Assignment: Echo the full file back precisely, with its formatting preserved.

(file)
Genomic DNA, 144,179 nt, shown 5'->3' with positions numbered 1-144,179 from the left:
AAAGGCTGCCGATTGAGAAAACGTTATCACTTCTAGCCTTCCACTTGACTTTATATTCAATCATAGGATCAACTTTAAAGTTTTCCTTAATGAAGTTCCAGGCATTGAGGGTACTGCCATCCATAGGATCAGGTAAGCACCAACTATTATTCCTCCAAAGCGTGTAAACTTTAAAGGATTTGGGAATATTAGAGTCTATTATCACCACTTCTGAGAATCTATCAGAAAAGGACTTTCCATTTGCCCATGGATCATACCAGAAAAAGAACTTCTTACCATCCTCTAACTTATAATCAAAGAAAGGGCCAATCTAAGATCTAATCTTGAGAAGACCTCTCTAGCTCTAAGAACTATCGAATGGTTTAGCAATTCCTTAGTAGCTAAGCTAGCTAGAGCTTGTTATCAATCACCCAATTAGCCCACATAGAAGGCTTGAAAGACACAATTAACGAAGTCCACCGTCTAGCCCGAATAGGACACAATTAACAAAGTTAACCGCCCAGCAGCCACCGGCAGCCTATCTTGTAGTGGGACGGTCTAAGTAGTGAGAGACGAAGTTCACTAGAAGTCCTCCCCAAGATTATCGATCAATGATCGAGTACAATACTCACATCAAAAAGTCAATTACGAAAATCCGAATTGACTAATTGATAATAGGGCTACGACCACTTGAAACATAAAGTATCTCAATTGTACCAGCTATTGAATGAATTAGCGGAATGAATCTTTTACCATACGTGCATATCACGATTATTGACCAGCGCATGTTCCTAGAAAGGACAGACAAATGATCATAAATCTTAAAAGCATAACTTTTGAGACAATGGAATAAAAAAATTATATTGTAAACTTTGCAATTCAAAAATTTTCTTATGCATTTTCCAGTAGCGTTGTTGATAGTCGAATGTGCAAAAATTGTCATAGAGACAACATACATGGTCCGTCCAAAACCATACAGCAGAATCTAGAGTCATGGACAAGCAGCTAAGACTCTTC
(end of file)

Genomic DNA, 144,179 nt, shown 5'->3' with positions numbered 1-144,179 from the left:
AAAGGCTGCCGATTGAGAAAACGTTATCACTTCTAGCCTTCCACTTGACTTTATATTCAATCATAGGATCAACTTTAAAGTTTTCCTTAATGAAGTTCCAGGCATTGAGGGTACTGCCATCCATAGGATCAGGTAAGCACCAACTATTATTCCTCCAAAGCGTGTAAACTTTAAAGGATTTGGGAATATTAGAGTCTATTATCACCACTTCTGAGAATCTATCAGAAAAGGACTTTCCATTTGCCCATGGATCATACCAGAAAAAGAACTTCTTACCATCCTCTAACTTATAATCAAAGAAAGGGCCAATCTAAGATCTAATCTTGAGAAGACCTCTCTAGCTCTAAGAACTATCGAATGGTTTAGCAATTCCTTAGTAGCTAAGCTAGCTAGAGCTTGTTATCAATCACCCAATTAGCCCACATAGAAGGCTTGAAAGACACAATTAACGAAGTCCACCGTCTAGCCCGAATAGGACACAATTAACAAAGTTAACCGCCCAGCAGCCACCGGCAGCCTATCTTGTAGTGGGACGGTCTAAGTAGTGAGAGACGAAGTTCACTAGAAGTCCTCCCCAAGATTATCGATCAATGATCGAGTACAATACTCACATCAAAAAGTCAATTACGAAAATCCGAATTGACTAATTGATAATAGGGCTACGACCACTTGAAACATAAAGTATCTCAATTGTACCAGCTATTGAATGAATTAGCGGAATGAATCTTTTACCATACGTGCATATCACGATTATTGACCAGCGCATGTTCCTAGAAAGGACAGACAAATGATCATAAATCTTAAAAGCATAACTTTTGAGACAATGGAATAAAAAAATTATATTGTAAACTTTGCAATTCAAAAATTTTCTTATGCATTTTCCAGTAGCGTTGTTGATAGTCGAATGTGCAAAAATTGTCATAGAGACAACATACATGGTCCGTCCAAAACCATACAGCAGAATCTAGAGTCATGGACAAGCAGCTAAGACTCTTC